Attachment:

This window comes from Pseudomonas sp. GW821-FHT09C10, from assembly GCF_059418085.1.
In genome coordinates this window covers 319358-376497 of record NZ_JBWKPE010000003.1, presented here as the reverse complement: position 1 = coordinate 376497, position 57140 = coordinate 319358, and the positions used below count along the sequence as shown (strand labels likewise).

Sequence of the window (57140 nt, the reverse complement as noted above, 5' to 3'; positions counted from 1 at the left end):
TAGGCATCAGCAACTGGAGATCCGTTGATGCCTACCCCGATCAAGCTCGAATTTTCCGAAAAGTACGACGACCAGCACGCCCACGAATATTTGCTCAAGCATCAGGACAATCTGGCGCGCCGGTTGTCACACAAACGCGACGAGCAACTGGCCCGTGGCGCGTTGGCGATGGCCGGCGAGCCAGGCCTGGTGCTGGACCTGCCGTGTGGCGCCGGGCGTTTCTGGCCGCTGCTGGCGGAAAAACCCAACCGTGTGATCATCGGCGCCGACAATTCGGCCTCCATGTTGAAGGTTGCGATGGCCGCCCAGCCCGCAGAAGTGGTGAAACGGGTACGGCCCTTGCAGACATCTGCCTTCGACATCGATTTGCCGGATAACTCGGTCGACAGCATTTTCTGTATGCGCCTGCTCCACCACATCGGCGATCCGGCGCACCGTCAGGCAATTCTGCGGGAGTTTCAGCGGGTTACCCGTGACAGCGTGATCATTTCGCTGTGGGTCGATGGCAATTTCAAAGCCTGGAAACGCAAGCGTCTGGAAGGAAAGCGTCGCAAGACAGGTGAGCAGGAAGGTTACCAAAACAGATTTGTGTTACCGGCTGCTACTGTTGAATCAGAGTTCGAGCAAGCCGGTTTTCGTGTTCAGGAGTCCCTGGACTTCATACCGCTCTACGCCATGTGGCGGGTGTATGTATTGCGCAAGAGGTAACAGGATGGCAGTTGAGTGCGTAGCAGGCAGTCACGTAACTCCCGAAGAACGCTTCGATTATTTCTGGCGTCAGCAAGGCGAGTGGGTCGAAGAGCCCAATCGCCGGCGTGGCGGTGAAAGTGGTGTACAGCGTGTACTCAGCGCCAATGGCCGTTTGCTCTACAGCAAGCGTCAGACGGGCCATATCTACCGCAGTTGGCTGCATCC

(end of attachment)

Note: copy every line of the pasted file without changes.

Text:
This window comes from Pseudomonas sp. GW821-FHT09C10, from assembly GCF_059418085.1.
In genome coordinates this window covers 319358-376497 of record NZ_JBWKPE010000003.1, presented here as the reverse complement: position 1 = coordinate 376497, position 57140 = coordinate 319358, and the positions used below count along the sequence as shown (strand labels likewise).

Sequence of the window (57140 nt, the reverse complement as noted above, 5' to 3'; positions counted from 1 at the left end):
TAGGCATCAGCAACTGGAGATCCGTTGATGCCTACCCCGATCAAGCTCGAATTTTCCGAAAAGTACGACGACCAGCACGCCCACGAATATTTGCTCAAGCATCAGGACAATCTGGCGCGCCGGTTGTCACACAAACGCGACGAGCAACTGGCCCGTGGCGCGTTGGCGATGGCCGGCGAGCCAGGCCTGGTGCTGGACCTGCCGTGTGGCGCCGGGCGTTTCTGGCCGCTGCTGGCGGAAAAACCCAACCGTGTGATCATCGGCGCCGACAATTCGGCCTCCATGTTGAAGGTTGCGATGGCCGCCCAGCCCGCAGAAGTGGTGAAACGGGTACGGCCCTTGCAGACATCTGCCTTCGACATCGATTTGCCGGATAACTCGGTCGACAGCATTTTCTGTATGCGCCTGCTCCACCACATCGGCGATCCGGCGCACCGTCAGGCAATTCTGCGGGAGTTTCAGCGGGTTACCCGTGACAGCGTGATCATTTCGCTGTGGGTCGATGGCAATTTCAAAGCCTGGAAACGCAAGCGTCTGGAAGGAAAGCGTCGCAAGACAGGTGAGCAGGAAGGTTACCAAAACAGATTTGTGTTACCGGCTGCTACTGTTGAATCAGAGTTCGAGCAAGCCGGTTTTCGTGTTCAGGAGTCCCTGGACTTCATACCGCTCTACGCCATGTGGCGGGTGTATGTATTGCGCAAGAGGTAACAGGATGGCAGTTGAGTGCGTAGCAGGCAGTCACGTAACTCCCGAAGAACGCTTCGATTATTTCTGGCGTCAGCAAGGCGAGTGGGTCGAAGAGCCCAATCGCCGGCGTGGCGGTGAAAGTGGTGTACAGCGTGTACTCAGCGCCAATGGCCGTTTGCTCTACAGCAAGCGTCAGACGGGCCATATCTACCGCAGTTGGCTGCATCC